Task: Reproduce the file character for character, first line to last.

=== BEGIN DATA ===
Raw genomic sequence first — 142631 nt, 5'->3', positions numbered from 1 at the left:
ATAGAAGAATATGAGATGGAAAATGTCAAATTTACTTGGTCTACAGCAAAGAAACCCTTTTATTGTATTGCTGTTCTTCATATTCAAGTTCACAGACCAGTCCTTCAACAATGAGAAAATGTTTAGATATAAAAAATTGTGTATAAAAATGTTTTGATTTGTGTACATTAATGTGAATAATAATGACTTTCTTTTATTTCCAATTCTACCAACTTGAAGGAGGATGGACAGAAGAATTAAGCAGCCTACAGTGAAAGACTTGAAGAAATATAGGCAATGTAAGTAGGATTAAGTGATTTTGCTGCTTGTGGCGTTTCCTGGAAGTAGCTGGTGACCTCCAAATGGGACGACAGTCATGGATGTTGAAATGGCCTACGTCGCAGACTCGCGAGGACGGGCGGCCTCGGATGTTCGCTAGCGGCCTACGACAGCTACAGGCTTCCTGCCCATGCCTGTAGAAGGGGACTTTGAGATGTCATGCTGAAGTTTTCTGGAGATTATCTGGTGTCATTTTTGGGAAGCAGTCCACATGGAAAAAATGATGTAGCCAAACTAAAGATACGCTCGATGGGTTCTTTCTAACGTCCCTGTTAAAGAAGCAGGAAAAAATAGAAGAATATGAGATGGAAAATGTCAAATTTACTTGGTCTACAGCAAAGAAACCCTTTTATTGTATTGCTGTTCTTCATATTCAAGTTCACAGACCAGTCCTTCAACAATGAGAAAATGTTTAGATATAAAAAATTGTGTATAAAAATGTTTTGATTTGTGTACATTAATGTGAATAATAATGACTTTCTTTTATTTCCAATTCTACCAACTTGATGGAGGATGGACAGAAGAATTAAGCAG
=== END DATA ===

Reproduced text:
Raw genomic sequence first — 142631 nt, 5'->3', positions numbered from 1 at the left:
ATAGAAGAATATGAGATGGAAAATGTCAAATTTACTTGGTCTACAGCAAAGAAACCCTTTTATTGTATTGCTGTTCTTCATATTCAAGTTCACAGACCAGTCCTTCAACAATGAGAAAATGTTTAGATATAAAAAATTGTGTATAAAAATGTTTTGATTTGTGTACATTAATGTGAATAATAATGACTTTCTTTTATTTCCAATTCTACCAACTTGAAGGAGGATGGACAGAAGAATTAAGCAGCCTACAGTGAAAGACTTGAAGAAATATAGGCAATGTAAGTAGGATTAAGTGATTTTGCTGCTTGTGGCGTTTCCTGGAAGTAGCTGGTGACCTCCAAATGGGACGACAGTCATGGATGTTGAAATGGCCTACGTCGCAGACTCGCGAGGACGGGCGGCCTCGGATGTTCGCTAGCGGCCTACGACAGCTACAGGCTTCCTGCCCATGCCTGTAGAAGGGGACTTTGAGATGTCATGCTGAAGTTTTCTGGAGATTATCTGGTGTCATTTTTGGGAAGCAGTCCACATGGAAAAAATGATGTAGCCAAACTAAAGATACGCTCGATGGGTTCTTTCTAACGTCCCTGTTAAAGAAGCAGGAAAAAATAGAAGAATATGAGATGGAAAATGTCAAATTTACTTGGTCTACAGCAAAGAAACCCTTTTATTGTATTGCTGTTCTTCATATTCAAGTTCACAGACCAGTCCTTCAACAATGAGAAAATGTTTAGATATAAAAAATTGTGTATAAAAATGTTTTGATTTGTGTACATTAATGTGAATAATAATGACTTTCTTTTATTTCCAATTCTACCAACTTGATGGAGGATGGACAGAAGAATTAAGCAG